African gastronomy: a strong potential just waiting to be exploited

African gastronomy is popular. This is evidenced by the large public at the Parisian culinary festival Food Temple Africa dedicated this year to the culinary arts of the continent. From September 25 to 27, gastronomy enthusiasts or simply curious crowded, masked, in the alleys of the Carreau du Temple, setting of the event. Cooking classes and master classes were sold out. The farmers ‘and artisans’ market has also found its audience. The proof: the stall of the specialized grocery store Mon Kadi is largely sparse at the end of the afternoon. If the craze for African products is no longer to be proven, is the enormous economic potential that they represent nonetheless fully exploited?

“Africa has a gold mine. The problem is that few people know it, laments Aïssata Diakité, founder of Zabaan, a company that markets fruit juices. This is true for Europe, where we do not find African products on the shelves of supermarkets, as for Africa, where we only consume imported products ”. An observation shared by chef Christian Abégan, guest of the round table “Africa, fertile land (s)” organized in parallel to the event. “In Africa, we have millet, fonio, cowpea… and we only eat imported wheat”, he laments.

Debate organized during the Food Temple Africa around chef Christian Abégan, at the initiative of the event.
© Le Marais Mood

Read also: Christian Abégan: “African cuisine does have a place to take”

A wealth of diverse jobs

For Aïssata Diakité, there is a “real challenge to take up”. The young woman, born in the region of Mopti in Mali, took him head on in 2012. And this, despite the pessimism of those around her and the hostility of the banks. Today, Zabaan covers 25 sectors and works with 2,500 farms in the country and 10,000 producers. The Moriba Saveurs d’Afrique grocery store, based in Strasbourg, also started in 1996 with the sale of fruit juices from the continent. Since then, the brand has been enriched with other products – oils, spices, herbal teas – by forging partnerships with cooperatives that supply raw materials in Mali, Senegal and Burkina Faso.

On the production side, only the jams are made on site, in Africa. But the medium-term objective is to produce the whole range on the continent. “The best is obviously to transform the products on site,” says the founder of Zabaan. Because each stage of the transformation is a vector of employment. “In view of the millions of young people who enter the labor market in Africa each year, the potential for African gastronomy is great. Large-scale job creation is also an imperative in the program of the African Development Bank (AfDB), which intends to create 25 million jobs and train 32 million young people by 2025.

Read also: African gastronomy comes out the big game

Quality products

To transform the trial, Africa has many assets. “Today, consumers want quality products without chemical fertilizers. We also want to give a social meaning to our consumption, and to know who produces what. The continent is quite capable and must even take advantage of the current trend, ”suggests Hervé Bourguignon, manager of the Moringa investment fund. Promoting local, healthy and reasoned agriculture is a niche with great potential for the continent, which Aïssata Diakité has already integrated into her development plan. “About twenty of our sectors are in the process of organic certification”, she reveals. These names will soon concern fruit juices, jams and herbal teas of his brand. An approach in which the Racines grocery store, established in France, Benin, Madagascar and Senegal, is also committed since 2010. The company has embarked on fair trade through the Fair for Life certificate (FFL ). Five sectors are currently concerned: plantain, turmeric, hibiscus, cassava and sweet potato.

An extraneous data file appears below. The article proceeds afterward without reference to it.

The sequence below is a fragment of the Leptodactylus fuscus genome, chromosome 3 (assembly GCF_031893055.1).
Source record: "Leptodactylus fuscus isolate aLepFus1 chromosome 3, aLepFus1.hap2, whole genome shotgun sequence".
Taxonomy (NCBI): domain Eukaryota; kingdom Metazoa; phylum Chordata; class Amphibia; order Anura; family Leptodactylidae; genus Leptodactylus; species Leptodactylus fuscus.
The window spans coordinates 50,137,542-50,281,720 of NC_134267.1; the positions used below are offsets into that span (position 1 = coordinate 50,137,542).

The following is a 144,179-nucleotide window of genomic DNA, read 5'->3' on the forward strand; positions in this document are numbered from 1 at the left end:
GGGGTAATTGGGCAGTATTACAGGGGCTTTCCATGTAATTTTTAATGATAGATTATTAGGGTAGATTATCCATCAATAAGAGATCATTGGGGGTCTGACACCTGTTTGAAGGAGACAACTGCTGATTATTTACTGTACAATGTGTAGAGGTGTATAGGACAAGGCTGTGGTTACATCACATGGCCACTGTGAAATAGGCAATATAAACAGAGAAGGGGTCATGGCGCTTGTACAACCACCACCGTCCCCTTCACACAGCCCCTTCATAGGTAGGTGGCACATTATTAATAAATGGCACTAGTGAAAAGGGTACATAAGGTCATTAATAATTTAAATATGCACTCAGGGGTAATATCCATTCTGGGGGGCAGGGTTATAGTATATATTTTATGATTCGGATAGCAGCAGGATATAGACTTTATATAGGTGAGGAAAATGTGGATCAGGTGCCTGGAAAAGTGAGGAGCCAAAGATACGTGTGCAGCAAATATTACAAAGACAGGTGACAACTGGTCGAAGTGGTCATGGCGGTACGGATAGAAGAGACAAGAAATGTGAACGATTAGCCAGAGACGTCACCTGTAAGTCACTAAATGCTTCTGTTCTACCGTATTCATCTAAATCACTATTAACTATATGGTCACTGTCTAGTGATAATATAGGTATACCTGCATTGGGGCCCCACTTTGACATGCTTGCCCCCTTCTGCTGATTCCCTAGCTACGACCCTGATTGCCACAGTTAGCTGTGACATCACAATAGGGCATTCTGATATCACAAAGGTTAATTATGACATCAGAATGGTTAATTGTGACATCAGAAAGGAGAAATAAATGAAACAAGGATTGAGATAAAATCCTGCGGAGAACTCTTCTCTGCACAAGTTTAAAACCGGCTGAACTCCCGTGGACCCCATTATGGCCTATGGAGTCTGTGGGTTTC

Read also: Fernaud Koffi: “Focus on organic, local cocoa and more processing”

Inspired by the agricultural traditions of her region, Aïssata Diakité set up Zabbaan, a brand of natural fruit juices, after a master’s degree in agribusiness in France.
© DR

A market whose parameters must be integrated

While opportunities are not lacking, several obstacles prevent the market from developing on a large scale. First obstacle, familiar to any entrepreneur: the reluctance of investors, especially banks. “It is true that it still blocks, recognizes Hervé Bourguignon. But we see more and more investment in the sector, from people who accept to earn very little money at the beginning. Investing in the primary is long term financing. “

For Aïssata Diakité, on the other hand, the ongoing political instability in several countries of the continent is not an obstacle to the development of the sector. “Of course, it’s a risk that you have to study and integrate into your business plan,” she admits. But there is a real gap between what is happening at the level of institutions and the daily life of the population. In Mali, two days after the August coup, people went back to work. Life goes on for them. “

Global warming, on the other hand, could well undermine a market, admittedly with high potential but still very fragile. “Desertification and the changes of seasons are really worrying for the agriculture of the continent, worries Hervé Bourguignon. East Africa will lose a lot this year with the swarms of locusts, coupled with the devastating floods that followed. More than political instability, climate change threatens the entire value chain of African gastronomy. “

Read also African gastronomy: the keys to becoming a (good) chef

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